83 High Street (this house): “Richard Kimball sold the original Kimball house with a half-acre to Isaac Lord, felt-maker, Feb. 26, 1784 (142: 213). and Elizabeth Lord sold him a small piece. Dec. 5. 1805 (180: 219). Isaac bequeathed his property to his nephew Joseph, whose heirs own the house now standing, but the original house stood on the site of Mr. Thomas H. Lord’s, and was occupied by his widow, when it had fallen into a very ruinous condition.”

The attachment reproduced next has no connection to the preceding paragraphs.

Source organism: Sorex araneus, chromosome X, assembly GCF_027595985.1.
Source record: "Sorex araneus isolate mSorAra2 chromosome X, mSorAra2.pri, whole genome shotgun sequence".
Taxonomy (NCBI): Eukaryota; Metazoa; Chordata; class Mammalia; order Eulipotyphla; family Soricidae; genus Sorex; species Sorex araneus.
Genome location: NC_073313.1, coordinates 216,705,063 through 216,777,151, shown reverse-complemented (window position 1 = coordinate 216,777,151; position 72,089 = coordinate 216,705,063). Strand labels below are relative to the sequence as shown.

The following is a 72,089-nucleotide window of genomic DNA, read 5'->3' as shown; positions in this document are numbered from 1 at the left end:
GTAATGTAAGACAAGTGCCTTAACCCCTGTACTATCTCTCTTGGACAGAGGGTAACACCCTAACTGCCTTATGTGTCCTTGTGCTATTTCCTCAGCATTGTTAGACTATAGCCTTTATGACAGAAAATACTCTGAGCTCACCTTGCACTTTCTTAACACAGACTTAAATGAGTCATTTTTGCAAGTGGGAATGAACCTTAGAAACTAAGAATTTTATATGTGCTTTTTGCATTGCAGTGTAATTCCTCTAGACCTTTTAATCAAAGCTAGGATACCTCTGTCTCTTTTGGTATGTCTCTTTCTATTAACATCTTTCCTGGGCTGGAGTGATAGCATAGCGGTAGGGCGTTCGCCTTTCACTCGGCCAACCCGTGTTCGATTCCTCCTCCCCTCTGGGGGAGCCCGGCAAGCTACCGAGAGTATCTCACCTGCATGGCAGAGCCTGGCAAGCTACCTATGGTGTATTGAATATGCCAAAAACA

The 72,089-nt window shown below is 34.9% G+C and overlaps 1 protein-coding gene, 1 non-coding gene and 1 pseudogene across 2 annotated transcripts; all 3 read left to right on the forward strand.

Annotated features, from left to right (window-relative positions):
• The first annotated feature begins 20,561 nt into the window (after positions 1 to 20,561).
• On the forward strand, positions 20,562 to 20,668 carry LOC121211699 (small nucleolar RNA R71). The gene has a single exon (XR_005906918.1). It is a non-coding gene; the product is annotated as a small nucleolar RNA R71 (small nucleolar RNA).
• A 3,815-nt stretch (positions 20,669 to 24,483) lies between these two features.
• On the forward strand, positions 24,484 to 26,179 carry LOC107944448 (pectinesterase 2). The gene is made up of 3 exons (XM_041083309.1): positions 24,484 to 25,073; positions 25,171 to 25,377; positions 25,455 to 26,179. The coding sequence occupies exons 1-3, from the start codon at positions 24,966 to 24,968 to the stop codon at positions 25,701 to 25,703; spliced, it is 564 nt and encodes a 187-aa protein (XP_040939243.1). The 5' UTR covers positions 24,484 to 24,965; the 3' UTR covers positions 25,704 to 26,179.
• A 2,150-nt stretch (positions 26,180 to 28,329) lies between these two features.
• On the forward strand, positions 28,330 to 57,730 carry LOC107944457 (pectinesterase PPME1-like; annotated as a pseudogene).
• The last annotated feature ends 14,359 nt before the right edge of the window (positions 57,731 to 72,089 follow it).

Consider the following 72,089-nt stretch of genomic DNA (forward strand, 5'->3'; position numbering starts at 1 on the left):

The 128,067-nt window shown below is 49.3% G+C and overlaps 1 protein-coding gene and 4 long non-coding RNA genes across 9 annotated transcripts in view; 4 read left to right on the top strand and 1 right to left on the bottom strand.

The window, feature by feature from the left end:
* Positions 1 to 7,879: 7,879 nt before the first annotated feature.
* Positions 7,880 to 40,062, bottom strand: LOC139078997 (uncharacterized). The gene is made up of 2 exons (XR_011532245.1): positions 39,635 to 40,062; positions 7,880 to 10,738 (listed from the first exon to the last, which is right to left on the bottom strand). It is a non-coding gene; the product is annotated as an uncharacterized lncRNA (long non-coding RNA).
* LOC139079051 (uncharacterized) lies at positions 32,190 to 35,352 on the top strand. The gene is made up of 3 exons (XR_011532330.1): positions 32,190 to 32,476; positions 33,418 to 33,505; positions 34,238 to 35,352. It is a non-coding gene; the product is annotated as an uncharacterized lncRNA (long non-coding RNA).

79 High Street, the Thomas H. Lord house: “Alexander Knight owned the house lot east of Kimball’s, and after him John Gamage was in possession. Richard Kimball bought a third of the lot. on the east side, and sold it to his son Richard Feb. 9, 1715-16 (28: 205); but Richard 2nd sold it back to John Gamage, May 9, 1721. ) William Gamage, executor of the will of his uncle, John, sold the house and barn and one and one half acres to Jacob Perkins Oct. 26, 1753 (104:92). Jacob Perkins sold to Deacon Nathaniel Kimball of the South Church February 17, 1757 (103: 235). It continued in the same family, and was set off to Jonathan, in 1820 (Pro. Rec. 396: 145-148). Deacon John Kimball occupied the house for many years. The architecture denotes age, and it was probably built a century and a half ago. (The Ipswich Historical Commission estimates the date of construction approximately 1814-1835).”